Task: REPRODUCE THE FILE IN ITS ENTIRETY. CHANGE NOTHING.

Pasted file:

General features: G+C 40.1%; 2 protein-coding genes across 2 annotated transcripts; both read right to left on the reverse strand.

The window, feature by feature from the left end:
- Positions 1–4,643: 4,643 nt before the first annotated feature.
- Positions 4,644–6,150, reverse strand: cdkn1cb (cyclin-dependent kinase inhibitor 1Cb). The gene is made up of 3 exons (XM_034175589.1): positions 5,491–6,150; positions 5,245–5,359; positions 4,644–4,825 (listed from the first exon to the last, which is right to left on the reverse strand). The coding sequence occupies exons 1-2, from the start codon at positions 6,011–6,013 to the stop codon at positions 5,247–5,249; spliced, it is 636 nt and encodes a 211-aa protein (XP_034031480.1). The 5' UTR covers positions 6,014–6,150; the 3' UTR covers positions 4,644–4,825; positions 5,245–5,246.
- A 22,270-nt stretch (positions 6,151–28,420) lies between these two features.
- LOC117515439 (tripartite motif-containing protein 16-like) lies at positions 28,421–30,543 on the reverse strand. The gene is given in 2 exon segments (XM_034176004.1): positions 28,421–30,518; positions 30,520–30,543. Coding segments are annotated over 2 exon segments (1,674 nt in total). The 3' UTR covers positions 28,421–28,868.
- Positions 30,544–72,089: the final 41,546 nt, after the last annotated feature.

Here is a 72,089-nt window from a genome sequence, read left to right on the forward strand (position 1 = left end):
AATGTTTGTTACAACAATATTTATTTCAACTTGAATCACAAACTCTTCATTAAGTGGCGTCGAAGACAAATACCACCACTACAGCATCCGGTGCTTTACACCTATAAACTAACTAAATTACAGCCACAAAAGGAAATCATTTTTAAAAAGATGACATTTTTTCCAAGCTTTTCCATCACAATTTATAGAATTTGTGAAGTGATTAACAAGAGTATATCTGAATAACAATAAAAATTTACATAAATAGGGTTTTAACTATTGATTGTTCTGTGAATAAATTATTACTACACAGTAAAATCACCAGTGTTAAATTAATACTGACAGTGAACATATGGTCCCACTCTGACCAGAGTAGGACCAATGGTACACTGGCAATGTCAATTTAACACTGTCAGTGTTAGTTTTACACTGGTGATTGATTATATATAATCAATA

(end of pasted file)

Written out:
General features: G+C 40.1%; 2 protein-coding genes across 2 annotated transcripts; both read right to left on the reverse strand.

The window, feature by feature from the left end:
- Positions 1–4,643: 4,643 nt before the first annotated feature.
- Positions 4,644–6,150, reverse strand: cdkn1cb (cyclin-dependent kinase inhibitor 1Cb). The gene is made up of 3 exons (XM_034175589.1): positions 5,491–6,150; positions 5,245–5,359; positions 4,644–4,825 (listed from the first exon to the last, which is right to left on the reverse strand). The coding sequence occupies exons 1-2, from the start codon at positions 6,011–6,013 to the stop codon at positions 5,247–5,249; spliced, it is 636 nt and encodes a 211-aa protein (XP_034031480.1). The 5' UTR covers positions 6,014–6,150; the 3' UTR covers positions 4,644–4,825; positions 5,245–5,246.
- A 22,270-nt stretch (positions 6,151–28,420) lies between these two features.
- LOC117515439 (tripartite motif-containing protein 16-like) lies at positions 28,421–30,543 on the reverse strand. The gene is given in 2 exon segments (XM_034176004.1): positions 28,421–30,518; positions 30,520–30,543. Coding segments are annotated over 2 exon segments (1,674 nt in total). The 3' UTR covers positions 28,421–28,868.
- Positions 30,544–72,089: the final 41,546 nt, after the last annotated feature.

Here is a 72,089-nt window from a genome sequence, read left to right on the forward strand (position 1 = left end):
AATGTTTGTTACAACAATATTTATTTCAACTTGAATCACAAACTCTTCATTAAGTGGCGTCGAAGACAAATACCACCACTACAGCATCCGGTGCTTTACACCTATAAACTAACTAAATTACAGCCACAAAAGGAAATCATTTTTAAAAAGATGACATTTTTTCCAAGCTTTTCCATCACAATTTATAGAATTTGTGAAGTGATTAACAAGAGTATATCTGAATAACAATAAAAATTTACATAAATAGGGTTTTAACTATTGATTGTTCTGTGAATAAATTATTACTACACAGTAAAATCACCAGTGTTAAATTAATACTGACAGTGAACATATGGTCCCACTCTGACCAGAGTAGGACCAATGGTACACTGGCAATGTCAATTTAACACTGTCAGTGTTAGTTTTACACTGGTGATTGATTATATATAATCAATA